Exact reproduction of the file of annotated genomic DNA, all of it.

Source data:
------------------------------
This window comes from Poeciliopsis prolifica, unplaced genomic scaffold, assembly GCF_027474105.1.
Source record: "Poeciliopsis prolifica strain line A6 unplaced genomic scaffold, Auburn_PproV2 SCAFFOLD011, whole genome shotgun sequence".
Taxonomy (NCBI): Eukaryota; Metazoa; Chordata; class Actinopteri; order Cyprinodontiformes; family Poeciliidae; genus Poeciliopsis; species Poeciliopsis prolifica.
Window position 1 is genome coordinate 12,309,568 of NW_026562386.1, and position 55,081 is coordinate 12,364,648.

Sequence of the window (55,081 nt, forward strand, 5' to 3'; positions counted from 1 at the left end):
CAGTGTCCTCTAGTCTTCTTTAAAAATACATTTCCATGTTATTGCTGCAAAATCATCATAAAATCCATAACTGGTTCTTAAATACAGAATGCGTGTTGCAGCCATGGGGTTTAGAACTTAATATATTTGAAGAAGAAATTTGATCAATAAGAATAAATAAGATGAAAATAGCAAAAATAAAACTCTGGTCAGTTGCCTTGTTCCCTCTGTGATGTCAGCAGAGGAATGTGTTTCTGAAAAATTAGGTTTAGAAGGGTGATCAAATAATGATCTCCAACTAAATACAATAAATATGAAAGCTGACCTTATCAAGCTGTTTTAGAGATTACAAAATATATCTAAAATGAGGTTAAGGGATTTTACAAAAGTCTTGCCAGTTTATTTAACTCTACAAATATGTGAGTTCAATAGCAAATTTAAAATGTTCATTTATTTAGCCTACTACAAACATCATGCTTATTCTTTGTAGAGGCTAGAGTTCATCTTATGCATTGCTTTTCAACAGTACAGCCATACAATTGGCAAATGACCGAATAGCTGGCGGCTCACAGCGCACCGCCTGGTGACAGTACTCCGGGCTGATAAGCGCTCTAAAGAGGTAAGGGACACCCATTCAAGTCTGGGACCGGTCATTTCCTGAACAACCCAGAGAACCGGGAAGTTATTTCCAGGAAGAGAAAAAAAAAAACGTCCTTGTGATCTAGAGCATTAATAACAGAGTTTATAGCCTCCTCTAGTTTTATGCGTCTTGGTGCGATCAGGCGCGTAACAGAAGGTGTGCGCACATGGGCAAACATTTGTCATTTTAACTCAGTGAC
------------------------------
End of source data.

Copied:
This window comes from Poeciliopsis prolifica, unplaced genomic scaffold, assembly GCF_027474105.1.
Source record: "Poeciliopsis prolifica strain line A6 unplaced genomic scaffold, Auburn_PproV2 SCAFFOLD011, whole genome shotgun sequence".
Taxonomy (NCBI): Eukaryota; Metazoa; Chordata; class Actinopteri; order Cyprinodontiformes; family Poeciliidae; genus Poeciliopsis; species Poeciliopsis prolifica.
Window position 1 is genome coordinate 12,309,568 of NW_026562386.1, and position 55,081 is coordinate 12,364,648.

Sequence of the window (55,081 nt, forward strand, 5' to 3'; positions counted from 1 at the left end):
CAGTGTCCTCTAGTCTTCTTTAAAAATACATTTCCATGTTATTGCTGCAAAATCATCATAAAATCCATAACTGGTTCTTAAATACAGAATGCGTGTTGCAGCCATGGGGTTTAGAACTTAATATATTTGAAGAAGAAATTTGATCAATAAGAATAAATAAGATGAAAATAGCAAAAATAAAACTCTGGTCAGTTGCCTTGTTCCCTCTGTGATGTCAGCAGAGGAATGTGTTTCTGAAAAATTAGGTTTAGAAGGGTGATCAAATAATGATCTCCAACTAAATACAATAAATATGAAAGCTGACCTTATCAAGCTGTTTTAGAGATTACAAAATATATCTAAAATGAGGTTAAGGGATTTTACAAAAGTCTTGCCAGTTTATTTAACTCTACAAATATGTGAGTTCAATAGCAAATTTAAAATGTTCATTTATTTAGCCTACTACAAACATCATGCTTATTCTTTGTAGAGGCTAGAGTTCATCTTATGCATTGCTTTTCAACAGTACAGCCATACAATTGGCAAATGACCGAATAGCTGGCGGCTCACAGCGCACCGCCTGGTGACAGTACTCCGGGCTGATAAGCGCTCTAAAGAGGTAAGGGACACCCATTCAAGTCTGGGACCGGTCATTTCCTGAACAACCCAGAGAACCGGGAAGTTATTTCCAGGAAGAGAAAAAAAAAAACGTCCTTGTGATCTAGAGCATTAATAACAGAGTTTATAGCCTCCTCTAGTTTTATGCGTCTTGGTGCGATCAGGCGCGTAACAGAAGGTGTGCGCACATGGGCAAACATTTGTCATTTTAACTCAGTGAC